View across the Outer Harbour of Stornoway

Tuesday, 2 October 2018


When this post is published, I shall be leaving Stornoway. I have stayed in the town (on and off) since early 2005, but found that I could not make it economically sustainable to carry on. I have enjoyed my involvement with local history, and photographing the scenic beauty of Lewis and Harris. My internet output on those subjects will remain on-line.

Although I am returning to the Netherlands, I am not resuming posting in the Shell Gallery blog. This in fact is now also closed (with a parallel post). My years of going back and forth between Scotland and Holland, the way I have done for the past ten years, are over.

It is 10 years and two days since I opened Atlantic Lines. With a degree of sadness, I am closing it this morning.

A new blog is now on-line on:

Tuesday, 11 September 2018

9/11 - 17 years on

This tribute is published on the 17th anniversary of the terrorist attacks on New York, Washington and Pennsylvania on 11 September 2001, under the auspices of Project 2996.

Jeffrey Dwayne Collman

Image: Family photograph, via

Source: Aurora Beacon News, Aurora IL 9-23-2001
Jeffrey Dwayne Collman, age 41, of Novato, California, formerly of Yorkville, IL, a flight attendant for American Airlines, died in the terrorist attack on the World Trade Center in New York City at 8:45a.m. on Tuesday, September 11, 2001.

Jeffrey was a 1977 graduate of Yorkville High School in Yorkville, IL. Jeff was formerly employed, for over 10 years, at All-Steel in Montgomery, IL. He had then worked, for a brief time, at Cedar Sinai Hospital in Los Angeles, California before attaining his dream of being a flight attendant with American Airlines. Jeffrey loved his job and traveling to other countries around the world. He also loved to play and watch tennis. Jeff was a true people person who enjoyed visiting with and getting to know others. He became a flight attendant in 1997. Two years later, Jeff received the American Professional Flight Attendant Award and was considered a spirited and dedicated flight attendant. He liked to entertain children on his flights, and he was fond of playing tennis and traveling, friends said.

He is survived by his parents, Dwayne and Kay Collman of Yorkville, IL and Beverly Sutton of North Aurora, IL; his close companion, Keith Bradkowski of Novato, Ca; his brothers, Charles Collman of Fort Meyers, FL and Brian Collman of Las Vegas, NV; his sister, Brenda Sorenson of Aurora, IL; his step-brothers, Steve (Linda) Gengler of Yorkville, IL and Chuck (Lakshmi) Gengler of South Orange, NJ; his step-sister, Susan Bohan of California; a god-child, Marlene Wakelin; his half-sisters, Laura Kries of Brooklyn Park, MN, Caroline Sutton of Joliet, IL and Vickie Michel of Aurora, IL; several nieces and nephews, many loving aunts, uncles, cousins and friends. Jeffrey will also be missed by 100 other flight attendants.

He is preceded in death by his grandparents and his brother, Mark Allen Collman.
A memorial service was held on Monday, October 1, 2001 at the Immanuel Lutheran Church in Yorkville, IL with Pastor John Leaf officiating.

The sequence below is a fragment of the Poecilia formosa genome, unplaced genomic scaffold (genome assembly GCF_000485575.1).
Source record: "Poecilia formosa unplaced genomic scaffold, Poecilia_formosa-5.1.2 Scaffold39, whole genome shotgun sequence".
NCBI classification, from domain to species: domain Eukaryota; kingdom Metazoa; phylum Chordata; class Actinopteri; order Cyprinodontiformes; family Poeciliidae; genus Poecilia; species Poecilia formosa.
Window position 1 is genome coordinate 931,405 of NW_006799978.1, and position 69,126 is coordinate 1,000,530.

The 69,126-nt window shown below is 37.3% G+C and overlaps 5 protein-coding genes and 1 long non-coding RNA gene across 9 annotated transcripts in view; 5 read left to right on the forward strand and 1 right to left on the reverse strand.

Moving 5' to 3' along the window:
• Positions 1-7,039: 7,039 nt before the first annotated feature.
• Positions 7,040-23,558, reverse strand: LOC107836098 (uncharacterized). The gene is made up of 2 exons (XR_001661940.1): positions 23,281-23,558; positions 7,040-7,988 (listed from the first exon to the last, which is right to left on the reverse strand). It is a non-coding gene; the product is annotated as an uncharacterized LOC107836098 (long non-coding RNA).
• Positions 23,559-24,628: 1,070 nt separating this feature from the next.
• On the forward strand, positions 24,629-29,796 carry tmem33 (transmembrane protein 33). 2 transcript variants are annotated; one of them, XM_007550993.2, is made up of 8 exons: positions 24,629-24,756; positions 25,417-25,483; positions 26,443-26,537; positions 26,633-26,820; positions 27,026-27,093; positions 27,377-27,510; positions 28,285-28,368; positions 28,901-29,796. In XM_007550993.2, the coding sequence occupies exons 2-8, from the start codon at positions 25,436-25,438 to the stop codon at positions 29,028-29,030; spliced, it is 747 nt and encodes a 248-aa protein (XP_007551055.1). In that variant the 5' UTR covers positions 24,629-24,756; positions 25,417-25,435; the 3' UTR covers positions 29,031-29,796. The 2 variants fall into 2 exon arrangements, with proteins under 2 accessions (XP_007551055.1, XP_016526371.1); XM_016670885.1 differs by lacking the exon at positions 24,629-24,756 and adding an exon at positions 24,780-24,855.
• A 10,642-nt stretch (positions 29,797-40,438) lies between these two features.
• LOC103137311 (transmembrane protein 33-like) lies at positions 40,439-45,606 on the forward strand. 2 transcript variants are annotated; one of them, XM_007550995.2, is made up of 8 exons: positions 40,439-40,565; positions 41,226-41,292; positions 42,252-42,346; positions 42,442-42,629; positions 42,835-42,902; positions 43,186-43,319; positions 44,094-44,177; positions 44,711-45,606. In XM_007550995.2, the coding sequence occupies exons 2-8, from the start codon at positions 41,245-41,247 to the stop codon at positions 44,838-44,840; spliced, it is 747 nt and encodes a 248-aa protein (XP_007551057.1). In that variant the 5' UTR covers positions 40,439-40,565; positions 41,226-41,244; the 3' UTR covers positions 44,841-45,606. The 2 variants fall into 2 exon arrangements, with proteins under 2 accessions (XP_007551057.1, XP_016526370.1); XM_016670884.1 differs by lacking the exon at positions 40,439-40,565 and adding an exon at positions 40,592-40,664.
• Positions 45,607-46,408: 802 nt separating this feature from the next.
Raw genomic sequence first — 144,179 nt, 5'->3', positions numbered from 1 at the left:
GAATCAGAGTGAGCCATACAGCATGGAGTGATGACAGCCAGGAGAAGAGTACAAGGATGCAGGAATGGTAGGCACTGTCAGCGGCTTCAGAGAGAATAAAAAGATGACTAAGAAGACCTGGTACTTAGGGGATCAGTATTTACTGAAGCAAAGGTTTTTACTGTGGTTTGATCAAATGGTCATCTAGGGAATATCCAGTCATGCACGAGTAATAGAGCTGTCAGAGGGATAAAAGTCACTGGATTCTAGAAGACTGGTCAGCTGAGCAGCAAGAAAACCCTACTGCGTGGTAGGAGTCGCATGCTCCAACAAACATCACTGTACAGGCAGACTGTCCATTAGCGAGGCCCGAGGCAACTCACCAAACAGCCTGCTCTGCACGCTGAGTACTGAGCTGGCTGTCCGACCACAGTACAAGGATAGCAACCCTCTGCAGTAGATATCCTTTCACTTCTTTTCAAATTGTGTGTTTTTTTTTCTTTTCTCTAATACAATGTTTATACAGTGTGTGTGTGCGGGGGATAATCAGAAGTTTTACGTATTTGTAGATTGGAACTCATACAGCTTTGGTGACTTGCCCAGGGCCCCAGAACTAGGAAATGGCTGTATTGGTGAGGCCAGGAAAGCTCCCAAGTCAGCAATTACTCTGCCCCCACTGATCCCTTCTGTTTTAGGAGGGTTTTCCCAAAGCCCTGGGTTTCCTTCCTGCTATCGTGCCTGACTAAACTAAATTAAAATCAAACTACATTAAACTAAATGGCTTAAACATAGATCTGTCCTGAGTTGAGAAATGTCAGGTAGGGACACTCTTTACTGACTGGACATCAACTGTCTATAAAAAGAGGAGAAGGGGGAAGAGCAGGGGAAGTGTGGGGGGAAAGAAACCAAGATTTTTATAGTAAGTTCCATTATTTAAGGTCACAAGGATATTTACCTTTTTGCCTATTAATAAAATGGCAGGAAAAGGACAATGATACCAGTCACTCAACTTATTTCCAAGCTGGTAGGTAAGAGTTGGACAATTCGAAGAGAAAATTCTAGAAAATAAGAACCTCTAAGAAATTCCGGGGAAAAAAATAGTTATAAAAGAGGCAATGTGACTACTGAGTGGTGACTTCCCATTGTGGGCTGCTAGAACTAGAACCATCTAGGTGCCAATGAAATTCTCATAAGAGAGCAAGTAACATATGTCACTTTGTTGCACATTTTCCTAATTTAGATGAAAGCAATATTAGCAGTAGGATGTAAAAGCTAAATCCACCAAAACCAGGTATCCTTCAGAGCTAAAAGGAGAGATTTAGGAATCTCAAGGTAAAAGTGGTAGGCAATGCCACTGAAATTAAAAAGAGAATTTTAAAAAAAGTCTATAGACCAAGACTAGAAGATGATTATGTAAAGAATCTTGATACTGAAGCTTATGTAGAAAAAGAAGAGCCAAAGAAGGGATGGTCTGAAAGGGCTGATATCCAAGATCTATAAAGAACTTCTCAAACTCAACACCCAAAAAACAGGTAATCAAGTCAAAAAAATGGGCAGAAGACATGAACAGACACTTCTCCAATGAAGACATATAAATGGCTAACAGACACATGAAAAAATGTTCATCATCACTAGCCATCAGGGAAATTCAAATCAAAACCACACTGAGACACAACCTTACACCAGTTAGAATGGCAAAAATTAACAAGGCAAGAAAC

Father’s thoughts
Dwayne Collman's imagination gets the best of him when he thinks about the final minutes of his son's life on American Airlines Flight 11. He's filled with horror thinking about what the 41-year-old flight attendant from Yorkville went through as terrorists with knives steered the plane into the first World Trade Center tower. Collman knows his son received safety training in flight school, but he doubts it ever could have prepared him for the challenges he would face on the morning of Sept. 11. The grieving father is sure of one thing about his son, though, even if the details about his death are not certain:
"He would have fought like hell."

Jeffrey Collman, an American Airlines flight attendant for five years who grew up in Yorkville, died Tuesday morning when his hijacked plane, destined for Los Angeles, crashed into New York's famous landmark at 8:45 a.m. Though his body has not been recovered, his parents knew he was gone when he didn't call within a few hours after the tragedy. He had sent his stepmother, Kay, an e-mail the night before, telling her he would be flying from Boston to Los Angeles the next morning.

"I knew he was in that accident because every time there was something going on with airplanes, he would call and say, 'Hey, I'm all right,' " said Kay Collman. "So I knew that, when he didn't call, he was on that plane."

His parents [...] say Jeffrey Collman wanted to be a flight attendant because he loved to travel and meet people around the world. After working for years at Allsteel in Montgomery, he moved to California about five years ago to pursue that dream. Lifelong friend Dolores Humphrey, who went to school with Jeffrey Collman at all grade levels in Yorkville, said she feared he was killed when she heard the news because he often flew early-week flights from Boston to Los Angeles.
She said Collman never lost contact with his friends, even though his job took him around the world.

"Every time he got into town, he would call anyone he knew to meet for breakfast," said Humphrey, who last talked to Collman [5 days before 9/11]. "He would talk for a couple hours, then have to go fly somewhere else."

His stepmother said Jeffrey was the type of person who could "sit down next to someone on a plane and walk away knowing their life story." His father said Jeffrey loved tennis and flew around the world to watch professionals play. Kay Collman says her stepson never went anywhere meekly, and he loved his job so much that she's sure he didn't back down in the face of terror. "He took it seriously," she said, "and he would not have let anyone walk on him."

Humphrey said Jeffrey talked of flying even when he was a child, and his dream came true when American Airlines gave him a job. He was never afraid to fly, she said, always asserting that he was safer in the air than anyone on the ground. Collman's parents have begun to realize how their son died, and that he will always be remembered as a victim on one of the saddest days ever in the United States.